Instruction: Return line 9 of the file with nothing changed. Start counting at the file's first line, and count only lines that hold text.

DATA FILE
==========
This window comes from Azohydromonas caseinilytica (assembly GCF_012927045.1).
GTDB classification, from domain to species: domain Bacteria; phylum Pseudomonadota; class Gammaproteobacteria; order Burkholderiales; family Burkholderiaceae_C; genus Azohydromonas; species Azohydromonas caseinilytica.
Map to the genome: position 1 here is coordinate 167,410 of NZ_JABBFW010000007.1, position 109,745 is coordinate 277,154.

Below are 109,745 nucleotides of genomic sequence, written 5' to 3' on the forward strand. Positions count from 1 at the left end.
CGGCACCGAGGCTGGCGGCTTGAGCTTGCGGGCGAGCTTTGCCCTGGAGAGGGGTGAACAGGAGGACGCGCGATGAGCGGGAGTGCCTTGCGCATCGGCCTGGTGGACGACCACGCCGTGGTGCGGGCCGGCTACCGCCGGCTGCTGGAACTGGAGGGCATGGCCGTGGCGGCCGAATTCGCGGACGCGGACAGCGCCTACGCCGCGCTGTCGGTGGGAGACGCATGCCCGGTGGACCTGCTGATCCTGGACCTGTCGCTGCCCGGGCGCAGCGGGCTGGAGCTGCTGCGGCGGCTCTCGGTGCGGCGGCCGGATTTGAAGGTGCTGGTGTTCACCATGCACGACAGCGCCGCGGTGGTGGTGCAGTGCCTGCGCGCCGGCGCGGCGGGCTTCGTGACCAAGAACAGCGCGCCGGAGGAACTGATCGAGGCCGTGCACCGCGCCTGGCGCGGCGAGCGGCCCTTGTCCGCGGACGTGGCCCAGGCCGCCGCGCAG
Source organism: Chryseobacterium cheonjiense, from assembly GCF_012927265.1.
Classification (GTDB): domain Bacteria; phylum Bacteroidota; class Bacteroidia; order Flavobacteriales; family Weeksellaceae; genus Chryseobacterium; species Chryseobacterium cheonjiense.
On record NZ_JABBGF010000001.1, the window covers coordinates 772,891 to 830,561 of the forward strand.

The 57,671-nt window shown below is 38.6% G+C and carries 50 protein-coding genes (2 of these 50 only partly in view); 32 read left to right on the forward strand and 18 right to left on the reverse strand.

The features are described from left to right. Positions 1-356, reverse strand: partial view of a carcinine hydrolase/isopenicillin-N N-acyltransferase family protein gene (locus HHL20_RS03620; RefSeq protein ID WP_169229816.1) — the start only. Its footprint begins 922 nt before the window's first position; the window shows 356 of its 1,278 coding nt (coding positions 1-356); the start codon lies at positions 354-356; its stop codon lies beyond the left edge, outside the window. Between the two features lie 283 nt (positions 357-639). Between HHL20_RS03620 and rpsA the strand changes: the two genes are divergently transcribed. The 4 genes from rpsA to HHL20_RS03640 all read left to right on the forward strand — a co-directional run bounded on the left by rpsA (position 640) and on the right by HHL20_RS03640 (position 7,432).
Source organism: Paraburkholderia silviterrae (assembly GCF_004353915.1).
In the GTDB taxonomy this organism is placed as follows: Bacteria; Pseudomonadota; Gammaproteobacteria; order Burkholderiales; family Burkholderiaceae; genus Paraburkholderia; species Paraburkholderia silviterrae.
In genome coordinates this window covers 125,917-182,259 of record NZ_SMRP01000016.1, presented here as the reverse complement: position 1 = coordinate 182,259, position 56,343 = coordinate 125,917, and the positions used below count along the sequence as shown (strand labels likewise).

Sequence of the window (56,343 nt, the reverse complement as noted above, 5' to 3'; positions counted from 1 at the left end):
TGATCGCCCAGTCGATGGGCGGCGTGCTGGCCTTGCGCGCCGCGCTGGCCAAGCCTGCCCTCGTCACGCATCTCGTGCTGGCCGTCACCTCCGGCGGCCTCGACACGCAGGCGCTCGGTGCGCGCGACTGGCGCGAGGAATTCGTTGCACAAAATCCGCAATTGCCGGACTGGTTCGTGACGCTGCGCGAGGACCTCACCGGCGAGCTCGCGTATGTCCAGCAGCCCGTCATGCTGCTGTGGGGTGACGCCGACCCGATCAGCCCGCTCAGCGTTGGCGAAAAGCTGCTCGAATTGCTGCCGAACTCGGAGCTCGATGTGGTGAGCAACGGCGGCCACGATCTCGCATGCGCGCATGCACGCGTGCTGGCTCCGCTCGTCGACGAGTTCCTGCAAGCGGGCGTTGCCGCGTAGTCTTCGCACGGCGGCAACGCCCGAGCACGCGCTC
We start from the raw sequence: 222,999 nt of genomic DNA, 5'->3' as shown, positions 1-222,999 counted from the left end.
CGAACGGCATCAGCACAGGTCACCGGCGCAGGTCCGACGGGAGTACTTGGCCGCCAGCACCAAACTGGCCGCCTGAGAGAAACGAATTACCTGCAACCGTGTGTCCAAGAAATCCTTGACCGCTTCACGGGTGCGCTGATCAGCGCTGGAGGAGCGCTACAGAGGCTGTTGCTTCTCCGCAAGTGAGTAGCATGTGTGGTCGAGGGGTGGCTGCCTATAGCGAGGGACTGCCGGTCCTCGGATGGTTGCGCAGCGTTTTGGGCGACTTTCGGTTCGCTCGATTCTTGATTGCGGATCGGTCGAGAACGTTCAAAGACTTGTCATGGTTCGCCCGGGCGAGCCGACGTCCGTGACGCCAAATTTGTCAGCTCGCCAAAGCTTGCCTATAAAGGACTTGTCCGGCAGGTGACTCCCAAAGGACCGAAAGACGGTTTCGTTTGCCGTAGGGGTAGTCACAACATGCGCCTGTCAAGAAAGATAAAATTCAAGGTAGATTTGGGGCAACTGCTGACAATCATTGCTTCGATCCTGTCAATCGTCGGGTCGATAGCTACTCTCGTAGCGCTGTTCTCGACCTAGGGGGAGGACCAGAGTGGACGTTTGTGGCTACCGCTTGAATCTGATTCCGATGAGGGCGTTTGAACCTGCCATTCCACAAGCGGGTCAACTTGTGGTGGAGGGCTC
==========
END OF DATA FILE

The 57,671-nt window shown below is 38.6% G+C and carries 50 protein-coding genes (2 of these 50 only partly in view); 32 read left to right on the forward strand and 18 right to left on the reverse strand.